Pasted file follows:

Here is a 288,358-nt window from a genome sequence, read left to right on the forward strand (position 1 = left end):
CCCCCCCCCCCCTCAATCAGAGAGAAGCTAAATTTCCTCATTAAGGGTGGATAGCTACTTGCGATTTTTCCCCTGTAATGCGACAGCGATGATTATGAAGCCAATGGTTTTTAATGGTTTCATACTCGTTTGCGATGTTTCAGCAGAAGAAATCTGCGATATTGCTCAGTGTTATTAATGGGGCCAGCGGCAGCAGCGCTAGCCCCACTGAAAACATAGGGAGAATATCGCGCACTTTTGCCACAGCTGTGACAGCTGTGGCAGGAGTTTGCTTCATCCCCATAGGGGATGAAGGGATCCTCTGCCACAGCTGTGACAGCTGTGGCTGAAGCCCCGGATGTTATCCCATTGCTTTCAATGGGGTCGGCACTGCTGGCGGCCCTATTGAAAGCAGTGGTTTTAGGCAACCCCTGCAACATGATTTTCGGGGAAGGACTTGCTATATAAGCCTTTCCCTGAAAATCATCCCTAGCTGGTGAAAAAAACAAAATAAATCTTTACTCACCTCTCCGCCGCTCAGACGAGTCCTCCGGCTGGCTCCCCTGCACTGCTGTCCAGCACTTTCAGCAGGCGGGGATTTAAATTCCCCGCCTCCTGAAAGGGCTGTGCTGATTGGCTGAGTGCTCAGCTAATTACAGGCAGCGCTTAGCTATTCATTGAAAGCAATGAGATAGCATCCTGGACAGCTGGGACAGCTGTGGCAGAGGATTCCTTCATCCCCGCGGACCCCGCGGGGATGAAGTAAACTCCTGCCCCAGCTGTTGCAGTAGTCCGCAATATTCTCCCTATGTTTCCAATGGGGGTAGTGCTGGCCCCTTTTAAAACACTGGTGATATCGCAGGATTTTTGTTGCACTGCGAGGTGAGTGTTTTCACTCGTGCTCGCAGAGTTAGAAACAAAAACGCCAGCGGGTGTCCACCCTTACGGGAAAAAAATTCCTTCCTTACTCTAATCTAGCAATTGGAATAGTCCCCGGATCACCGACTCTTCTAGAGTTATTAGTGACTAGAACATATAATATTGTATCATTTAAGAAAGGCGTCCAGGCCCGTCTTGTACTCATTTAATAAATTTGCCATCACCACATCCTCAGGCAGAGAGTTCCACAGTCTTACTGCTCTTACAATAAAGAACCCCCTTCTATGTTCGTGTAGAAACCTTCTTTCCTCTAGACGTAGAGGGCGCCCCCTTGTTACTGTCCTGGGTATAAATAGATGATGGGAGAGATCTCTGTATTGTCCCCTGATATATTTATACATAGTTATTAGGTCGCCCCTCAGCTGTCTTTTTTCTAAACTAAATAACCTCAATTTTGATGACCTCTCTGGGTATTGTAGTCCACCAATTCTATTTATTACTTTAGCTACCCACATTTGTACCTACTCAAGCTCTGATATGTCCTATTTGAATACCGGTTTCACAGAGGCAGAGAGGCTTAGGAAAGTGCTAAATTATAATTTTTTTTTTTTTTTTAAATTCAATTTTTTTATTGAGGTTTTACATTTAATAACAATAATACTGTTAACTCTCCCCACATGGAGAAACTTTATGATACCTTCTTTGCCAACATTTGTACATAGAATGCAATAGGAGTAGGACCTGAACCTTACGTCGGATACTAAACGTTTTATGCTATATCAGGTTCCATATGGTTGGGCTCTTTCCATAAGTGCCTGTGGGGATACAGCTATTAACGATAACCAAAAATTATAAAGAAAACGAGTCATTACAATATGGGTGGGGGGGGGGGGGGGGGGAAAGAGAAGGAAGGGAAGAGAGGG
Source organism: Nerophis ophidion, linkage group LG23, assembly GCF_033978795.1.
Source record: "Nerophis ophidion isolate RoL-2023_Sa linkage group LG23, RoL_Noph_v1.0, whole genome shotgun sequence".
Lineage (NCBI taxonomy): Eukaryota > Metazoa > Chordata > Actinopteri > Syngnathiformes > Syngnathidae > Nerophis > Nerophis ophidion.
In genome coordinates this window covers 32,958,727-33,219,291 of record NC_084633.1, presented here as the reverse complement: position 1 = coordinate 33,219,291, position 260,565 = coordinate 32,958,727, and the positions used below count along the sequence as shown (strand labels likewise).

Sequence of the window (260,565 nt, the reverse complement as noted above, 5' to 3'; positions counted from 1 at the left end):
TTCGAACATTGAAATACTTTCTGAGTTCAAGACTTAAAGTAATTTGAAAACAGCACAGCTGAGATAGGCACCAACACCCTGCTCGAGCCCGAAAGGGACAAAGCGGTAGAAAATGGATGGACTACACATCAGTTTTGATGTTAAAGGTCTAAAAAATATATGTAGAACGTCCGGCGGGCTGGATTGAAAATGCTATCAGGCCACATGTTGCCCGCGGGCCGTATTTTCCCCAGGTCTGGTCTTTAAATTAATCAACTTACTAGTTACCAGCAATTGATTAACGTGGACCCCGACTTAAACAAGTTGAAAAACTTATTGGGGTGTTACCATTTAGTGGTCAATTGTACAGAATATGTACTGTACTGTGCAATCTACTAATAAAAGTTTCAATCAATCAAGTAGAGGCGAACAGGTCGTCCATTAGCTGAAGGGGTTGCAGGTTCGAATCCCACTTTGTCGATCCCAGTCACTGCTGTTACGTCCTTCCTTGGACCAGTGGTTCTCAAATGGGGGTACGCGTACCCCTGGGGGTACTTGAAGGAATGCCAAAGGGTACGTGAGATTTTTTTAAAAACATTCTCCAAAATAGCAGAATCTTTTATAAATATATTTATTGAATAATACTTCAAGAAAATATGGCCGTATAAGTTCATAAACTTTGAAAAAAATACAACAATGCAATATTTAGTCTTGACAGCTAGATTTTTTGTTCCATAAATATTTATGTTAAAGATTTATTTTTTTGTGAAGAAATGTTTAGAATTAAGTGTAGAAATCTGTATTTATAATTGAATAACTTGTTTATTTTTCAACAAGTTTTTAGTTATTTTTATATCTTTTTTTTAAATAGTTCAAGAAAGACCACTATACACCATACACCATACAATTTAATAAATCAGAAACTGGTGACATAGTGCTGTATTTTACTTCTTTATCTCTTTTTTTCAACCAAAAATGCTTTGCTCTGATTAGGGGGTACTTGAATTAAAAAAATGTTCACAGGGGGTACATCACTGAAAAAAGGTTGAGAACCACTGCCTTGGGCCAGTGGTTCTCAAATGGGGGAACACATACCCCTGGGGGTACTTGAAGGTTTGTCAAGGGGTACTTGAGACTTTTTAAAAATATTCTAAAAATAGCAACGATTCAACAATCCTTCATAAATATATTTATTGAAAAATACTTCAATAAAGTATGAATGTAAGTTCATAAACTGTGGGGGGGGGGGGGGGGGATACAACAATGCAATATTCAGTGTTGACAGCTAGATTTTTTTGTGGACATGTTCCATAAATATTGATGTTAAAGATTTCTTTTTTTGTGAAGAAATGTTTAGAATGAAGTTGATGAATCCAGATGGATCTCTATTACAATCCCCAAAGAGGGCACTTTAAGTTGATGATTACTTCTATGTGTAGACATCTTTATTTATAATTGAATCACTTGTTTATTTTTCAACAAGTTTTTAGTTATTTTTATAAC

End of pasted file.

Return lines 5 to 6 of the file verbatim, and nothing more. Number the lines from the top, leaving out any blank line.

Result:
Lineage (NCBI taxonomy): Eukaryota > Metazoa > Chordata > Actinopteri > Syngnathiformes > Syngnathidae > Nerophis > Nerophis ophidion.
In genome coordinates this window covers 32,958,727-33,219,291 of record NC_084633.1, presented here as the reverse complement: position 1 = coordinate 33,219,291, position 260,565 = coordinate 32,958,727, and the positions used below count along the sequence as shown (strand labels likewise).